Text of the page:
McKay, J.L., de Vernal, A., Hillaire-Marcel, C., Not, C., Polyak, L. and Darby, D. 2008. Holocene fluctuations in Arctic sea-ice cover: dinocyst-based reconstructions for the eastern Chuckchi Sea. Canadian Journal of Earth Sciences 45: 1377-1397.


Writing about the Arctic Ocean, the authors say that over the past thirty years "there has been a rapid decline in the extent and thickness of sea-ice in summer and more recently in winter as well," but they state there is "debate on the relative influence of natural versus anthropogenic forcing on these recent changes." Hence, they decided "to investigate the natural variability of sea-ice cover in the western Arctic during the Holocene and thus provide a baseline to which recent changes can be compared," in order to help resolve the issue.

What was done

McKay et al. analyzed sediment cores obtained from a site on the Alaskan margin in the eastern Chukchi Sea for their "geochemical (organic carbon, δ13Corg, Corg/N, and CaCO3) and palynological (dinocyst, pollen, and spores) content to document oceanographic changes during the Holocene," while "the chronology of the cores was established from 210Pb dating of near-surface sediments and 14C dating of bivalve shells."

What was learned

Since the early Holocene, according to the findings of the six scientists, sea-ice cover in the eastern Chuckchi Sea appears to have exhibited a general decreasing trend, in contrast to the eastern Arctic, where sea-ice cover was substantially reduced during the early to mid-Holocene and has increased over the last 3000 years. Superimposed on both of these long-term changes, however, are what they describe as "millennial-scale variations that appear to be quasi-cyclic." And they write that "it is important to note that the amplitude of these millennial-scale changes in sea-surface conditions far exceed [our italics] those observed at the end of the 20th century."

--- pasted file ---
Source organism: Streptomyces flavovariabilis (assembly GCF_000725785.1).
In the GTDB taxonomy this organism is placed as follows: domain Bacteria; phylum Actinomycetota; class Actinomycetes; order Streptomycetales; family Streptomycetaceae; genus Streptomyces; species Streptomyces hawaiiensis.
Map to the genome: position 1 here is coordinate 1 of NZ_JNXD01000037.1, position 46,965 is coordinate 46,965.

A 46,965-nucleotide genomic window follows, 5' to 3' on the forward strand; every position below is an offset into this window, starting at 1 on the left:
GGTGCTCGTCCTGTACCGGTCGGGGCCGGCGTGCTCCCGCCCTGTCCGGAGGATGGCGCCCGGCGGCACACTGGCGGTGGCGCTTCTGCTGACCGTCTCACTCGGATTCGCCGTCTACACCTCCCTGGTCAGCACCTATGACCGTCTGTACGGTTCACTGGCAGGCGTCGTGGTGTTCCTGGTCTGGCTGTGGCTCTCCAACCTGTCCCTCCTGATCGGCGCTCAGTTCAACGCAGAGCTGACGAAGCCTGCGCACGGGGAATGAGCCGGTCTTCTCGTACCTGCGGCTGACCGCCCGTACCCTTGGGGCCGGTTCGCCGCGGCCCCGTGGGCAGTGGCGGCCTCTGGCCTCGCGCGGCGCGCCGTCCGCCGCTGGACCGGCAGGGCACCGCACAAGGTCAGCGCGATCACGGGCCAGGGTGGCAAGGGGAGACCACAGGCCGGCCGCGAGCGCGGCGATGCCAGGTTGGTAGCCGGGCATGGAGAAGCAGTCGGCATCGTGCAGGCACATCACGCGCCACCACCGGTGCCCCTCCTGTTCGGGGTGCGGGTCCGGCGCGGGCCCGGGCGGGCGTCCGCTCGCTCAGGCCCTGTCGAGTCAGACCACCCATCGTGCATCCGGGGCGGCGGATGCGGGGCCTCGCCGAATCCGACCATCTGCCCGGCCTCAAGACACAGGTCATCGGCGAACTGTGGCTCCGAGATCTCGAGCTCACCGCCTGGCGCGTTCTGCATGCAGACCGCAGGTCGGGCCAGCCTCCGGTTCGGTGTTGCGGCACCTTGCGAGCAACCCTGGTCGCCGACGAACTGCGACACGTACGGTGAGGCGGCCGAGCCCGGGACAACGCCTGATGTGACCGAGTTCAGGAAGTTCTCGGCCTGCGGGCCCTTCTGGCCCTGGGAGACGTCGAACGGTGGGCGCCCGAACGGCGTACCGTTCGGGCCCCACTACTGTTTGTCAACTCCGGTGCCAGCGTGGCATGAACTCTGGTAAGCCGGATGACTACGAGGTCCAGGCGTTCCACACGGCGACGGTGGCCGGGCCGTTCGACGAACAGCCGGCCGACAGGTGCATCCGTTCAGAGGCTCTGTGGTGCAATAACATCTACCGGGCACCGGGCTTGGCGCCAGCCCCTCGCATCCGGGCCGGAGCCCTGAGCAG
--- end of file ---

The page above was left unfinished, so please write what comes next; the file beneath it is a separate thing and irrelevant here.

What it means

Since the change in sea-ice cover observed at the end of the 20th century (which climate alarmists claim to be unnatural) was far exceeded by changes observed multiple times over the past several thousand years of relatively stable atmospheric CO2 concentrations (when values never strayed much below 250 ppm or much above 275 ppm), there is no compelling reason to believe that the increase in the air's CO2 content that has occurred since the start of the Industrial Revolution has had anything at all to do with the declining sea-ice cover of the recent past; for at a current concentration of 385 ppm, the recent rise in the air's CO2 content should have led to a decrease in sea-ice cover that far exceeds what has occurred multiple times in the past without any significant change in CO2.